when ripe," and then not even the owner of the tree would think of touching the fruit so claimed by others. Of the Barotse we are told that “when they do not want a thing touched they spit on straws and stick them all about the object.”? When a Balonda has placed a beehive on a tree, he ties a “piece of medicine” round the trunk, and this will prove sufficient protection against thieves. Jacob of Edessa tells us of a Syrian priest who wrote a curse and hung it on a tree, that nobody might eat the fruit. In the early days of Islam a masterful man reserved water for his own use by hanging pieces of fringe of his red blanket on a tree beside it, or by throwing them into the pool ;5 and in modern Palestine nobody dares to touch the piles of stones which are placed on the boundaries of landed property. The old inhabitants of Cumaná on the Caribbean Sea used to mark off their plantations by a single cotton thread, in the belief that anybody tampering with these boundary marks would speedily die.? A similar idea seems still to prevail among the Indians of the Amazon. Among the Jurís a traveller noticed that in places where the hedge surrounding a field was broken, it was replaced by a cotton string ; and when Brazilian Indians leave their huts they often wind a piece of the same material round the latch of the door. Sometimes they also hang baskets, rags,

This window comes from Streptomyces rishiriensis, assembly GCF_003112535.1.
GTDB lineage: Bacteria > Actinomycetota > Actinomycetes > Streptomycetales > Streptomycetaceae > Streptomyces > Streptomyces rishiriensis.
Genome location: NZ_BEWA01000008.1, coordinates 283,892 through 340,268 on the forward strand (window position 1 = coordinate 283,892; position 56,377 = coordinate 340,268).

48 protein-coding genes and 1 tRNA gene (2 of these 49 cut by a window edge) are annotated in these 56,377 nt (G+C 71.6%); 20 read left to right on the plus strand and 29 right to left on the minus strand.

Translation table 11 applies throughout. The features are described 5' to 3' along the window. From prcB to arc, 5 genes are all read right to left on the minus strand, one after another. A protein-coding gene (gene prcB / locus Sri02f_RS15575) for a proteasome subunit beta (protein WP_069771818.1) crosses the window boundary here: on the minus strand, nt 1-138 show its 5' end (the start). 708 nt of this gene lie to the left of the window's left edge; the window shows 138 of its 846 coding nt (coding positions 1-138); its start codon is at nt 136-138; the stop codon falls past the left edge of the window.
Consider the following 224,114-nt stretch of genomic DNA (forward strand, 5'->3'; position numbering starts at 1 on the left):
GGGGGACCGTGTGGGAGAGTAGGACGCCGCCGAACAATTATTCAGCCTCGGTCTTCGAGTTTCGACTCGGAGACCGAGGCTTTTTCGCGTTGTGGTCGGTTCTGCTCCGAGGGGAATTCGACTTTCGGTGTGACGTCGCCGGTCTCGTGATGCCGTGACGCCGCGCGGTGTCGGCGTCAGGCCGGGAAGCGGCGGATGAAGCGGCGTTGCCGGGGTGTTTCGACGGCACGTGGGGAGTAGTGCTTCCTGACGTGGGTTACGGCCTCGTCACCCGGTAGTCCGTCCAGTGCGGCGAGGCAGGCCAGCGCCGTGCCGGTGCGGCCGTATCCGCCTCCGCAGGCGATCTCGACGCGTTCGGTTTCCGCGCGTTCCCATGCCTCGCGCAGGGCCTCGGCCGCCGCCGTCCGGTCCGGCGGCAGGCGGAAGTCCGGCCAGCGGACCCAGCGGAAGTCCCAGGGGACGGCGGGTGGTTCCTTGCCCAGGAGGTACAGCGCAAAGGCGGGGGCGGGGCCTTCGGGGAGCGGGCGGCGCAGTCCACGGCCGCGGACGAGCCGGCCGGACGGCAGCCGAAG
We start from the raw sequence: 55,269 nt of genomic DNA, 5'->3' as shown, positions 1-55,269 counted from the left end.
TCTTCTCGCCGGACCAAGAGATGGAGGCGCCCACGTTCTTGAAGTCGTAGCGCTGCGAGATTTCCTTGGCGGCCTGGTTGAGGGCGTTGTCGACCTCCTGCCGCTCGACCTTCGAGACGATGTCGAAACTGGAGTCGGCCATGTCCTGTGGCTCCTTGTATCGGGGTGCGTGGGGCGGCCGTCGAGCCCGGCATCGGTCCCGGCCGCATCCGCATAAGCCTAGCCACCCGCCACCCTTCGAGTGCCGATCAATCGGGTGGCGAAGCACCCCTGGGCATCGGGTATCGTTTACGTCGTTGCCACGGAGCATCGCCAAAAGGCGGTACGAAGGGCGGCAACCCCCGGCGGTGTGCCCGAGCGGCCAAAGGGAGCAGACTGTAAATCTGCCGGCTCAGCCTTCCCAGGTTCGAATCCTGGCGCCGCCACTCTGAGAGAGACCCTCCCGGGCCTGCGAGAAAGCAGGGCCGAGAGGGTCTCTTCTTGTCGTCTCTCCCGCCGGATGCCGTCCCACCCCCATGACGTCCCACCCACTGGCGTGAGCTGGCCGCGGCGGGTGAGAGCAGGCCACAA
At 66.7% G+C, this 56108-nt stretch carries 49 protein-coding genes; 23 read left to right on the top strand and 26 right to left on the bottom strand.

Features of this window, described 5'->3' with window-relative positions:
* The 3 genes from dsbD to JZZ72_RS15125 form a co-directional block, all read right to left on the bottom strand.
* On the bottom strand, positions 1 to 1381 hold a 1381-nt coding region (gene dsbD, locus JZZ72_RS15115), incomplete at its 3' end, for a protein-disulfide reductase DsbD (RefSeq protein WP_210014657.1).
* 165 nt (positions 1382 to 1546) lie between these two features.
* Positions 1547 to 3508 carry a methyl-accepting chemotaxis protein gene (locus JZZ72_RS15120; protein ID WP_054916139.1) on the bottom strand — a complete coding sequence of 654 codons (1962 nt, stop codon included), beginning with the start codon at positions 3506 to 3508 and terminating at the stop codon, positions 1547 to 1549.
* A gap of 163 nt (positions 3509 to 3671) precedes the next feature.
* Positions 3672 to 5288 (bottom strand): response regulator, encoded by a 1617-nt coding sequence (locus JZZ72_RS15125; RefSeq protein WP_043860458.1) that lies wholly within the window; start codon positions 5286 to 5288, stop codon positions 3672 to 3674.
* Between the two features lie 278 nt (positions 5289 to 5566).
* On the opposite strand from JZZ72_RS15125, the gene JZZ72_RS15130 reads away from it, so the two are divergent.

flaps of bark on their landmarks. In these and in various other instances just referred to it is not expressly stated that the taboo mark embodies a curse, but their similarity to cases in which it does so is striking enough to